*This is NOT a CD*
Release Year: 2015
- Metatron’s Cube
- Gesticulating Replicant
- Popsicle Gang
- Wonton/ Taun-Taun
- Pat Condon – Guitar
- Will Gilbert – Drums
- Marc Laporte – Keys
- Brad Theard – Bass
Metronome The City is a band from New Orleans that formed over 15 years ago. Their form of “schizophrenic rock” caught the ear of experimental pioneer. John Zorn who invited them to play an experimental rock music showcase in New York. The band consists of bass, drums, guitars, keys, samplers. They also use radio frequencies and vocoder voices to fill out their dystopian sound. Live shows are accompanied by film projections, while their recording invoke cinematic textures of the avant-garde and noir, space and surf rock, sludge metal and dub reggae. They contain elements of Godspeed You! Black Emperor, Medeski Martin & Wood, Fugazi, Trans Am, Sonic Youth and King Crimson. Isonomia is the outfit’s third full-length album and was recorded in carious spaces in New Orleans between 2012 and 2015.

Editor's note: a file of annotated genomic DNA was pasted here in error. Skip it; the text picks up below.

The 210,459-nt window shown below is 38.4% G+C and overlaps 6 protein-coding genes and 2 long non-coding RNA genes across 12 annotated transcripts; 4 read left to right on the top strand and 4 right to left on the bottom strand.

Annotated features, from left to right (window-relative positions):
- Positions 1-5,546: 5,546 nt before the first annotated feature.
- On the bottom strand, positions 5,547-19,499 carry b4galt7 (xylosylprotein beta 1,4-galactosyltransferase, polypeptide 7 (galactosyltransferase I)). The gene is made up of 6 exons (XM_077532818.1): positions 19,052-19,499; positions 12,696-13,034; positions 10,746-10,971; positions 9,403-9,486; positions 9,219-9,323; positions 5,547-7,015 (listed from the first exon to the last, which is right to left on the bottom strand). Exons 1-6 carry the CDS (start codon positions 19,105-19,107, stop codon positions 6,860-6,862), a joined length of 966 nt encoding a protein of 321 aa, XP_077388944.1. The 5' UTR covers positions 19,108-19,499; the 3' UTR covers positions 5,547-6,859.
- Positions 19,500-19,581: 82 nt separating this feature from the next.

Reviewed In OffBeat
David Kunian (March 2015 Issue)
Metronome the City’s new record Isonomnia mixes 1970s progressive rock and fusion with current ambient textures to make for a listening experience that is revealing and fascinating from the outset.
They also don’t fall prey to the endless noodling of prog nor the repetitive-veering-to-monotony rhythms of ambient and EDM music.
There is a mix of the clean and the dirty here with the melodies having a chiming or ringing tone while the drums and rhythm guitar have a dirty distortion.
The music is cinematic in that it takes the listener places. There are journeys and travels, both inner and outer, in the music here. All the sounds that make up the songs are precise and integrated with each other. There are traces of Pink Floyd in “Beach” in the way that the song slowly unfolds with deliberation and psychedelic pacing.
Other tracks hit hard and martial like the Tangerine Dream elements in “Gesticulating Replicant” or almost pastoral (if a record that is this electronic can be called pastoral) in “Wonton/Taun-Taun.”
Kudos to Metronome The City for making an instrumental record that is tight and exciting. Such a feat is not an easy one.